National League Central – Chicago Cubs
(Sarah: Chicago Cubs)

Only the Angels won their division last season by a wider margin, and the Cubs don’t figure to have much competition this year either. They lost starter-turned-closer Kerry Wood, but gained last year’s MLB leader in OPS, Milton Bradley. I actually liked the Mark DeRosa trade, as I thought Chicago sold high on an overvalued player.

If the Cubs stay healthy, they will run away with this division. The Brewers got alot worse when they lost C.C. Sabathia. The Astros, Cardinals, and Reds have a shot at the division if it everything comes together, but in terms of personnel they all essentially tread water.

We should all be amazed by the most consistent team in all the land: the unflappable Pittsburgh Pirates. In baseball, consistency is key, and the Bucs have delivered a losing season for 16 years in a row. One might imagine that through some freak accident, some wild luck, some once-in-a-decade anomaly the Pirates would win 82 games. But no.

National League West – Arizona Diamondbacks
(Sarah: Los Angeles Dodgers)

I think I may be in the minority on this one, but I just don’t see the Dodgers winning this division. I think the loss of Derek Lowe will hurt much more than people think it will. Not to mention Brad Penny, Joe Beimel, Takashi Saito, and others. Their rotation simply got worse. I Love (with a capital L) Johnathan Broxton at the end of the game, but I don’t think that is going to make up for the shakiness at the beginning beyond boy-wonders Chad Billingsly and Clayton Kershaw.

Some people are picking the Giants this year. To me, this is a funny, funny joke. Their number 3 hitter, Pablo Sandoval, is 3 months younger than I am. Their cleanup hitter is Bengie Molina, who has been consistently a below league average hitter his entire career. I know Mike Piazza, and you, sir, are no Mike Piazza. Have you ever heard of number 5 hitter Fred Lewis? No, you haven’t. Don’t feel bad — nobody has. He played in 133 games last year, the most of his young career, and was a league average hitter. For comparison, the Mets have  Carlos Beltran batting 5th, the Cubs have Aramis Ramirez, the Phillies have Raul Ibanez. Randy Johnson is 45, Barry Zito is still terrible, Tim Lincecum and his 5’11 160 pound frame are a leading candidate to get Verduccied after increasing his innings total by 81 last year. I don’t see this team as a playoff team.

The Rockies took a step back, losing slugger Matt Holiday, closer Brian Fuentes, and ace Jeff Francis (for the year, injury).

The Padres stink.

The Diamondbacks didn’t really add too many big pieces this offseason (Jon Garland), and they lost some big ones (Randy Johnson,  Orlando Hudson,  Adam Dunn). But I’m still picking them. Why? Pitching. I love Brandon Webb and Dan Haren. Jon Garland and Doug Davis aren’t great, but they could be good. The key to their season, I think, will be Max Scherzer. Scherzer pitched an outstanding 56 innings last season, compiling a 3.04 ERA. I would not be surprised to see even better results this year from Max and his 98 mph fastball. Combined with Webb and Haren, that would be a diverse and devastating front of the rotation. If the Diamondbacks get a decent showing from their young position players (Chris Young,  Stephen Drew, Conor Jackson, Justin Upton), who are all a year older, I think they will be the class of the division.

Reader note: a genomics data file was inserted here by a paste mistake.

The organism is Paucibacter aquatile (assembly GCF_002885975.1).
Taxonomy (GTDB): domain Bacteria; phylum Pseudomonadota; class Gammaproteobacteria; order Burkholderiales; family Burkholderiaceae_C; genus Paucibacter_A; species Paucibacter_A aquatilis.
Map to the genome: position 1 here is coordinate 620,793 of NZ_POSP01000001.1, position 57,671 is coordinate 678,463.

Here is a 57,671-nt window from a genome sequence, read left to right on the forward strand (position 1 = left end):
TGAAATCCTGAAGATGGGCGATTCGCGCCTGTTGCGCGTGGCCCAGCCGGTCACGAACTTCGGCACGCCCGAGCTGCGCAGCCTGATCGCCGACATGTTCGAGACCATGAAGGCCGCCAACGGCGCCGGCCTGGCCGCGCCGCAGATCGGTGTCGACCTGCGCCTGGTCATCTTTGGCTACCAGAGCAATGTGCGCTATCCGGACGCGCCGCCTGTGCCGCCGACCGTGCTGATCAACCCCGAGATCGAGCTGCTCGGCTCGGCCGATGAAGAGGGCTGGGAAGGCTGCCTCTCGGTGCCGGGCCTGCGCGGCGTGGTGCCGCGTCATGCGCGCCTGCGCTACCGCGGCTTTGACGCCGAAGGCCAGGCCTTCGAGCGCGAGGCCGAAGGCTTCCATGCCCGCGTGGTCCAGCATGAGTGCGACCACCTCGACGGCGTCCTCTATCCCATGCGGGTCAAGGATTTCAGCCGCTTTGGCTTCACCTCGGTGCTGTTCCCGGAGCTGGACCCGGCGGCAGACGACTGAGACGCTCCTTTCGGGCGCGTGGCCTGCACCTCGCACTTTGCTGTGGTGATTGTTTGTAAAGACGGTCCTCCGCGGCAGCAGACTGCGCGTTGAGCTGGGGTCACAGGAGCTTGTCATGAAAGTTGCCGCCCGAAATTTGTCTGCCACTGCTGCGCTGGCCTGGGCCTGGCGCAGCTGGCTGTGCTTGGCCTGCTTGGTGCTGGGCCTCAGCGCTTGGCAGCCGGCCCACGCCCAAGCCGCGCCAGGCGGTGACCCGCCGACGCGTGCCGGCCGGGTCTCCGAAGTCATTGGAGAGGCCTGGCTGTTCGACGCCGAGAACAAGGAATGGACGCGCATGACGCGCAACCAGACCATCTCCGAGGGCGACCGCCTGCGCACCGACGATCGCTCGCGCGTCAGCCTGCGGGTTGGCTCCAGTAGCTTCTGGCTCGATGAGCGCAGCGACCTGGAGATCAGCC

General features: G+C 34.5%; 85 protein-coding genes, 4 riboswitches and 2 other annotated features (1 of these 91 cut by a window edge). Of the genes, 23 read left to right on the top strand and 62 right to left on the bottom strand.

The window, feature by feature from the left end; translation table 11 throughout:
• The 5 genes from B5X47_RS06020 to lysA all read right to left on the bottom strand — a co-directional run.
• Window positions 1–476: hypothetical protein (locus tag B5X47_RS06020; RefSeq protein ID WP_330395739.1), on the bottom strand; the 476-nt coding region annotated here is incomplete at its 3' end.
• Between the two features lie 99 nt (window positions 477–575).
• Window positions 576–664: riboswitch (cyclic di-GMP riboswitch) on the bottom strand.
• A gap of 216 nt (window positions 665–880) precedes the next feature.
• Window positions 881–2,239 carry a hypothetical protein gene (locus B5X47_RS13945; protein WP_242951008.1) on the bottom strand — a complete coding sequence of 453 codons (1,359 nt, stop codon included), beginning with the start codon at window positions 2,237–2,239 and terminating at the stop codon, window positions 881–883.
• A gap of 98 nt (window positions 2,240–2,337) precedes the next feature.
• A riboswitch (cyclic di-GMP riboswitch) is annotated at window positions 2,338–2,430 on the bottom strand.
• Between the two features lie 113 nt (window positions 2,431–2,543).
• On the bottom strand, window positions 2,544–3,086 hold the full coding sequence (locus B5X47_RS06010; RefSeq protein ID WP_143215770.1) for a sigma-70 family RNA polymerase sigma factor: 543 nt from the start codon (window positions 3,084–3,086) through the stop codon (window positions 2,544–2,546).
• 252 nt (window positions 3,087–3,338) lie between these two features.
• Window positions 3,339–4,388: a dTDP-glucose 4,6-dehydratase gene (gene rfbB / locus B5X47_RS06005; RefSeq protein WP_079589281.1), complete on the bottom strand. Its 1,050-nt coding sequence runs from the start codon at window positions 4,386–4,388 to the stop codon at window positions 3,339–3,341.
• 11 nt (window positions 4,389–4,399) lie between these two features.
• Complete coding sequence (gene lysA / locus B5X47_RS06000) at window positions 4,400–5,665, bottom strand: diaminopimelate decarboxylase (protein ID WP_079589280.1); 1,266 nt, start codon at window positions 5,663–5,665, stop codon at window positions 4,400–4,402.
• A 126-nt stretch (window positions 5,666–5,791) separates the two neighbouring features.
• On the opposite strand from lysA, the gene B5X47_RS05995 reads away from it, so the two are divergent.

Stay tuned for American League predictions.

Metapost: Email subscriptions, iPhone version

iPhone optimized ifedeli.comApparently, the adoption of RSS is slow and may have peaked. While I cannot understand this, and I wish I could share the joy of RSS with the world, I also want people to actually read this blog. To that end, I have added an email subscription feature to this blog. Simply click here and enter your email to subscribe to ifedeli.com via email. The link will also be available on the sidebar to the right (along with the link to the RSS feed).

Also, I have added an iPhone optimized version of the site, which you will automatically see if you visit ifedeli.com from your iPhone.

Update: Tim Redding is still terrible, Pedro is still a free agent

Tim Redding felt no need to wait until the end of the regular season to get beat up by the Marlins. No, he figured he would let them get started in spring training — you know, to get a little practice in. [1] Powering through the gaudy Marlins lineup, Tim Redding gave up a mere nine runs in two innings. This LOWERED his ERA from the truly spectacular 135.00 back down to the more earthly 40.50.

Sometimes, Tim Redding gets confused
Sometimes, Tim Redding gets confused

[1] Interesting fact: The combined age of the Marlins 40 man roster  is less than the combined age of the two Hernandez brothers.

But we all should have known the fun wouldn’t last forever. Today the Mets announced they are shutting Tim Redding down indefinitely due to “shoulder weakness”. I think they are just being nice. He should be shut down for “general weakness”.

How did this happen? How did he get a guaranteed $2.25MM contract? Because he is an “innings eater”? Wrong. He has never pitched 200 innings in a major league season. Because he is young, or has some great potential waiting to be unleashed? No. He is 31, he’s never been very good, and he is never going to be any better.